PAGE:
Sludge Life 2 is a nasty, beautiful parkour game

Sludge Life 2, an indie parkour game from DoseOne, is shaping up to be a gross, but strangely relaxing game about graffiti, grime, and good judgement.


I woke up in a hotel bathtub, disturbed by the sound of adamant thumping in the next room and trapped by an avalanche of garbage covering the doorway. After drinking something I probably shouldn’t have from a crumpled can near the sink, I puke, and find a way out – but not before spray painting my signature tag on the wall.

This isn’t what I did over the weekend. This is Sludge Life 2, a follow-up to developer DoseOne and Devolver Digital’s cult-hit indie game about jumping around in a beautiful, nasty world. I spent an hour playing a limited demo version of the game and came away impressed by how it juxtaposes the gross with the serene and, more importantly, by its fantastic world design.

A red smiley face with a cigarette in its mouth appears on a poster inside a sparsely decorated hospital room

Sludge Life 2 does what the best sequels do. Developer DoseOne is building on the same premise as the original Sludge Life, but with more tag spots, weirder NPCs, and even better environment design. You play as the manager of a renowned rapper who, at the peak of his creative career, has decided to sell out. His fame made him a lucrative target for Ciggy, a cigarette company who wants to reach hip young folks and thinks a cameo in a music video is the best way to do it.

Your protege is a sellout, corporations rule the world, and even cinema has lost its magic. Like the original, Sludge Life 2 isn’t subtle, and the bleakness of its rather cynical world feels even more apparent for how relatable it is. Everyone is open to criticism and Sludge Life 2’s version of satire. It takes a jab at police and event security for their brutal ways, but pokes fun at protestors who don’t even know why they’re protesting and just like holding signs. Consumerism and fan culture distract people from the grim realities of their world, even as the rivers turn to literal sludge and toxic corporations pocket their cash and goodwill. It’s poignant, but it also feels a bit too grim sometimes.

Depressing as it sounds, there was rarely a moment when an unhinged NPC with something weird to say wasn’t close by to help break up the bleakness.

An anthropomorphic bird wearing blue covearlls is standing on a gray platform with a clipboard in its feather-hands

Sludge Life 2’s humor won’t land for everyone, which likely comes as no surprise if you played the first game. One man poses nude, while his partner muses on the the problems such a small appendage can cause in the world, and the artist is just pleased to get paid for being “a dick doodler.” Toilet jokes are also back as well. One sad man sits outside a public restroom near the naked poser, grappling with the trauma of what he left inside the now-wrecked toilet. It’s refreshing to see that these feature less prominently in Sludge Life 2, at least in the demo. 

Sludge Life 2’s breezy approach to storytelling means that even if you don’t like a joke or don’t even want to talk to the fly mutants and strange people around you, it’s still easy to enjoy the game. The only thing that matters is finding new spots to paint, so you’re free to ignore everything and just explore the dreamlike world as you see fit.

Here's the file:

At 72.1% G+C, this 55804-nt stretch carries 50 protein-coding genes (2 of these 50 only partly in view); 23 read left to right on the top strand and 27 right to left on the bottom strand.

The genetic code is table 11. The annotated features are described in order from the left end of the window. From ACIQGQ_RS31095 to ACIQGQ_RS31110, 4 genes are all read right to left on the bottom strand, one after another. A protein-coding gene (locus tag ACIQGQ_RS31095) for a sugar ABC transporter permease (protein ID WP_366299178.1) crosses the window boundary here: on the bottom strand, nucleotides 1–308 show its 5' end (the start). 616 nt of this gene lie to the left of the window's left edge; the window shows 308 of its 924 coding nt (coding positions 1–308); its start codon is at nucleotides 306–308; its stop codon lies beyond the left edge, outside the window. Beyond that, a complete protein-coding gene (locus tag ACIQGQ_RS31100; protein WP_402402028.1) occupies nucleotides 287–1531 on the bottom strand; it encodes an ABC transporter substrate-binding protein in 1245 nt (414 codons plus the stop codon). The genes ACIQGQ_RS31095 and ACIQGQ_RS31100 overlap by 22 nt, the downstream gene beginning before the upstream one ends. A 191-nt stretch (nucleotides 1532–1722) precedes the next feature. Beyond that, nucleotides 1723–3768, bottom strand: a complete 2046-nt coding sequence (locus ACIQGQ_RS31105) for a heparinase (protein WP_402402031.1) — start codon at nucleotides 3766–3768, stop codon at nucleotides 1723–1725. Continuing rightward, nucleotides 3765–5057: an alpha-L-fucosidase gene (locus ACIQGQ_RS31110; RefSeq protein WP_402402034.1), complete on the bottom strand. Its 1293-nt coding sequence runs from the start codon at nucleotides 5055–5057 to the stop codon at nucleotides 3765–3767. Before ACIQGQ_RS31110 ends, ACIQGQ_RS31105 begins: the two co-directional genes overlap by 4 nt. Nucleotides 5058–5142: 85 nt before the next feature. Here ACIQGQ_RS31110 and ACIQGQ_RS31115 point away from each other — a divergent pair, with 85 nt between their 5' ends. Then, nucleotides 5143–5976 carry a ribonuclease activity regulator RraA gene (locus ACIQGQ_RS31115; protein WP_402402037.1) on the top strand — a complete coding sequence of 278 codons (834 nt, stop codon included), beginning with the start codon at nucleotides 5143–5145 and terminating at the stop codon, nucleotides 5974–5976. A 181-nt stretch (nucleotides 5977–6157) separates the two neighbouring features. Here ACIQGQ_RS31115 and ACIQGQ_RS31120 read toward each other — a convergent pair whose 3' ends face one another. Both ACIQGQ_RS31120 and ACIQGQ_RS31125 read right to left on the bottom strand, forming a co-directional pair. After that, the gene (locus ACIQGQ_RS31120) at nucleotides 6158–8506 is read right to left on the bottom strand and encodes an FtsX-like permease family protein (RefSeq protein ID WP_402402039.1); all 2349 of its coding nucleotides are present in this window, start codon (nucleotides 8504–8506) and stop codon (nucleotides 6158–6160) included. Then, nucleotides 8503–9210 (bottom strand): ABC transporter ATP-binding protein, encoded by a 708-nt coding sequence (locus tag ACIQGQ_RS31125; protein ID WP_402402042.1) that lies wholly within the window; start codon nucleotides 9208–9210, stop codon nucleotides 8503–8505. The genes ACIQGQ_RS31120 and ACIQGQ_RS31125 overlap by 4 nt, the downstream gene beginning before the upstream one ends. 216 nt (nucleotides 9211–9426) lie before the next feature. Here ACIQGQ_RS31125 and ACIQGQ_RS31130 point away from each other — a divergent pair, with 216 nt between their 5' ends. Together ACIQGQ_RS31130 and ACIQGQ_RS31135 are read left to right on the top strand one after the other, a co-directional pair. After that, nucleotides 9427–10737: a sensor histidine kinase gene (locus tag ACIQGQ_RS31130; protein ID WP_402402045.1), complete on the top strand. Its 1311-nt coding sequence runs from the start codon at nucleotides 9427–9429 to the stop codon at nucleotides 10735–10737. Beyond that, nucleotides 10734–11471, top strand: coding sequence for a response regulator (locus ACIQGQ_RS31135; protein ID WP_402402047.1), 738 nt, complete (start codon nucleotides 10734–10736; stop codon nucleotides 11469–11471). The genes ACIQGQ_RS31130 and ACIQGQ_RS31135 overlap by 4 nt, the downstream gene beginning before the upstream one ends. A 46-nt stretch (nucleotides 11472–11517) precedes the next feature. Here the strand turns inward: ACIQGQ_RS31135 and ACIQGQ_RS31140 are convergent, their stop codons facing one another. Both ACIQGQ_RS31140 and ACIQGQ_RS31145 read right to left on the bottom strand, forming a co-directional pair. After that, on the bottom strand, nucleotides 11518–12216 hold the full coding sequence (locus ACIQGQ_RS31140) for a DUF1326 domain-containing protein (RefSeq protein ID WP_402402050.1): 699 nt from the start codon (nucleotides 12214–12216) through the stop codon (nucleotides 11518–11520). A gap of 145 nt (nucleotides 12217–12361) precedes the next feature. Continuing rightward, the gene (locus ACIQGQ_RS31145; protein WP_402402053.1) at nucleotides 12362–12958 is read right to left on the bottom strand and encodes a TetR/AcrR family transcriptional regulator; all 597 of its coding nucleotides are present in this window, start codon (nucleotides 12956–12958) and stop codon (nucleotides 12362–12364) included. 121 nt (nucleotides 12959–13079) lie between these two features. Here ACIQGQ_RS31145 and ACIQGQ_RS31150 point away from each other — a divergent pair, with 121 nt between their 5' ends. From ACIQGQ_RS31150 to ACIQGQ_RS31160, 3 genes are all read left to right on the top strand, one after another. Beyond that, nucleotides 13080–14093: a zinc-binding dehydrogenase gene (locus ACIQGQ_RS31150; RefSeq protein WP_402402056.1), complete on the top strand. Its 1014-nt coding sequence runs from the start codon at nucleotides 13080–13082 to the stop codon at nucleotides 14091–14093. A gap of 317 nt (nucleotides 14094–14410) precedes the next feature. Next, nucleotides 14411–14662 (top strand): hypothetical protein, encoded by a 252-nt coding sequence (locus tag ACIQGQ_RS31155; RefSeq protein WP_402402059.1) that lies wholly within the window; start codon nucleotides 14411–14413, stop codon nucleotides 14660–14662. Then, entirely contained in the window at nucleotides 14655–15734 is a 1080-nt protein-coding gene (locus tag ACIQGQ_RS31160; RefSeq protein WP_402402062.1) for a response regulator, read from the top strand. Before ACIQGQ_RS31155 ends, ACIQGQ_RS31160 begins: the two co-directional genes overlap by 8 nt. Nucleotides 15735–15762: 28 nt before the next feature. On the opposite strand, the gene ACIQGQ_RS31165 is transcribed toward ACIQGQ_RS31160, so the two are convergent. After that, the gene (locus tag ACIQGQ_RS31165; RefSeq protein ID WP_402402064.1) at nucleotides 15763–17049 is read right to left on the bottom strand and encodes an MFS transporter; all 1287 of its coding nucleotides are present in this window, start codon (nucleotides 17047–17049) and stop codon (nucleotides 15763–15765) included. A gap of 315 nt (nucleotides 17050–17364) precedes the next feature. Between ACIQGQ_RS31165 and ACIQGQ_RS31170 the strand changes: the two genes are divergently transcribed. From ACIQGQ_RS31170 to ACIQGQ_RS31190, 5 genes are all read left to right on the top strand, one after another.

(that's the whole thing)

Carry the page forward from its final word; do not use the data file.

The original Sludge Life was quietly one of the best parkour games around, and Sludge Life 2 looks set to continue in the same vein. The demo let me jump, climb, scramble, and fall across an apartment complex, rooftop restaurant, shipping yard, and hotel, all surrounded by a sludge moat, and the spacing and general design are superb.

A green face with two X-es for eyes is painted on an otherwise-clean beidge wall between two stair landings. A lone wooden plank connects the landings

The demo area is small enough to feel manageable, but still big enough to avoid feeling cramped, and each area rewards careful exploration. Some areas give up a hidden secret if you approach from a new angle – like through the roof – while elsewhere, you might find a handful of challenges placed off the established path that force you to come up with creative solutions.

The best part is that you can do it at your own pace and fail as many times as you need before finding out the right route or best jump. If you drop from too great a height, the worst thing that happens is you end up in a cigarette-filled hospital room with Ciggy advertisements pasted on the walls and have to try again. No progress is lost, and you’re free to just do whatever you want after that.

That’s the real appeal of Sludge Life 2. Whether the jokes amuse or irritate, or even if the worldview is too sour for your taste, there’s something beautiful in climbing to the top of a trash tower, spraying a few tags, and leaping into the slime-filled cesspit below to find the next challenge.

Devolver Digital provided an in-progress build of Sludge Life 2 for the purposes of this preview. Sludge Life 2 is set to launch later in 2023.

Contributing Editor

Josh is a freelance writer and reporter who specializes in guides, reviews, and whatever else he can convince someone to commission. You may have seen him on NPR, IGN, Polygon, or VG 24/7 or on Twitter, shouting about Trails. When he isn’t working, you’ll likely find him outside with his Belgian Malinois and Australian Shepherd or curled up with an RPG of some description.

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